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|Title:||Quantifying the permeability reduction of biogrouted rock fracture||Authors:||Wu, Chuangzhou
|Keywords:||Engineering::Civil engineering||Issue Date:||2019||Source:||Wu, C., Chu, J., Wu, S. & Guo, W. (2019). Quantifying the permeability reduction of biogrouted rock fracture. Rock Mechanics and Rock Engineering, 52(3), 947-954. https://dx.doi.org/10.1007/s00603-018-1669-9||Project:||MND-SUL2013-1
|Journal:||Rock Mechanics and Rock Engineering||Abstract:||Uncontrollable seepage is one of the commonly encountered disasters in underground excavation projects (Gell and Wittke 1986; Gmünder and Arn 1993; Dhawan et al. 2004; Min et al. 2009; Walsh et al. 2013). Cementitious or chemical grouts are often used for seepage control by sealing the rock joints in the areas, where caverns or tunnels are going to be constructed (Warner 2004; Bruce et al. 2006; Tongwa et al. 2013; Wu et al. 2017). However, the viscosity of cement grout is high and the particle sizes may not be fine enough to penetrate through fine rock joints. Chemical grouts may also be used as an alternative However, such chemical grouts are expensive and the life span is between 10 and 20 years (Minto et al. 2016; El Mountassir et al. 2014; Phillips et al. 2015, 2016).||URI:||https://hdl.handle.net/10356/151278||ISSN:||0723-2632||DOI:||10.1007/s00603-018-1669-9||Rights:||© 2018 Springer-Verlag GmbH Austria, part of Springer Nature. All rights reserved.||Fulltext Permission:||none||Fulltext Availability:||No Fulltext|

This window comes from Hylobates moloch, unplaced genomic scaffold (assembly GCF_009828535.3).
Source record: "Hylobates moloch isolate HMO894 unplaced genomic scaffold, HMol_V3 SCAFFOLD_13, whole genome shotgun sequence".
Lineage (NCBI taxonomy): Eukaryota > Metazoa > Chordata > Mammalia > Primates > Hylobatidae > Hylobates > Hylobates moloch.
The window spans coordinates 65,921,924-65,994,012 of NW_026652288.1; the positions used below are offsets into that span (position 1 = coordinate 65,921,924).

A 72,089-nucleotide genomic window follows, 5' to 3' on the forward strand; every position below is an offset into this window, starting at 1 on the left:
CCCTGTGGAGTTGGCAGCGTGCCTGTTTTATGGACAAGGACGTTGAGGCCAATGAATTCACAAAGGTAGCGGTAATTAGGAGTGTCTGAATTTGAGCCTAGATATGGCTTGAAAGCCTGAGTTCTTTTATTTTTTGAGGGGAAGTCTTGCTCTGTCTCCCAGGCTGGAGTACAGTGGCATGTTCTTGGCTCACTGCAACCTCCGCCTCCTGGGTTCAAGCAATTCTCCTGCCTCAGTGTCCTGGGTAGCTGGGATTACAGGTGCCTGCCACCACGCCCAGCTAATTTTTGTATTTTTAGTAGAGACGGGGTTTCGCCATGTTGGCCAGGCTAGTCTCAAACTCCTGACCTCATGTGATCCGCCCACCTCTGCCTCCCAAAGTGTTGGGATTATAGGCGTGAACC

|Appears in Collections:||CEE Journal Articles|
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